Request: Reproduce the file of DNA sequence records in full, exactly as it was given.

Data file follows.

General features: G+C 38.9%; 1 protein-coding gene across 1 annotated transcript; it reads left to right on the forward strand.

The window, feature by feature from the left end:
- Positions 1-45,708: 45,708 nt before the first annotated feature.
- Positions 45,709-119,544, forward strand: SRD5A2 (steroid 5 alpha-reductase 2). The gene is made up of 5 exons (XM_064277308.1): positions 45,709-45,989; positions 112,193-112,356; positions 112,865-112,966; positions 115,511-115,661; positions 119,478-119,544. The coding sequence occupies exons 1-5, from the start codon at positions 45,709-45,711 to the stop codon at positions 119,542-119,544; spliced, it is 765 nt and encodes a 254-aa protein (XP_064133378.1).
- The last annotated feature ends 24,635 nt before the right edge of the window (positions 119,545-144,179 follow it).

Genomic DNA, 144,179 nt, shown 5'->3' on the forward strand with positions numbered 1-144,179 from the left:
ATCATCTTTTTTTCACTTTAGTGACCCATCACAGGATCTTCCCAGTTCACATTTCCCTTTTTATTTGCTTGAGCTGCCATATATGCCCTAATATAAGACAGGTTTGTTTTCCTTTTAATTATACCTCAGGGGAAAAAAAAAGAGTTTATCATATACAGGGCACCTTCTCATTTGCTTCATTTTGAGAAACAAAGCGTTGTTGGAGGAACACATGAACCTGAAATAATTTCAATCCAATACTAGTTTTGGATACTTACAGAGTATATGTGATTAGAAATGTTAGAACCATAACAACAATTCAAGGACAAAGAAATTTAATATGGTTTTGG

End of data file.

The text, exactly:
General features: G+C 38.9%; 1 protein-coding gene across 1 annotated transcript; it reads left to right on the forward strand.

The window, feature by feature from the left end:
- Positions 1-45,708: 45,708 nt before the first annotated feature.
- Positions 45,709-119,544, forward strand: SRD5A2 (steroid 5 alpha-reductase 2). The gene is made up of 5 exons (XM_064277308.1): positions 45,709-45,989; positions 112,193-112,356; positions 112,865-112,966; positions 115,511-115,661; positions 119,478-119,544. The coding sequence occupies exons 1-5, from the start codon at positions 45,709-45,711 to the stop codon at positions 119,542-119,544; spliced, it is 765 nt and encodes a 254-aa protein (XP_064133378.1).
- The last annotated feature ends 24,635 nt before the right edge of the window (positions 119,545-144,179 follow it).

Genomic DNA, 144,179 nt, shown 5'->3' on the forward strand with positions numbered 1-144,179 from the left:
ATCATCTTTTTTTCACTTTAGTGACCCATCACAGGATCTTCCCAGTTCACATTTCCCTTTTTATTTGCTTGAGCTGCCATATATGCCCTAATATAAGACAGGTTTGTTTTCCTTTTAATTATACCTCAGGGGAAAAAAAAAGAGTTTATCATATACAGGGCACCTTCTCATTTGCTTCATTTTGAGAAACAAAGCGTTGTTGGAGGAACACATGAACCTGAAATAATTTCAATCCAATACTAGTTTTGGATACTTACAGAGTATATGTGATTAGAAATGTTAGAACCATAACAACAATTCAAGGACAAAGAAATTTAATATGGTTTTGG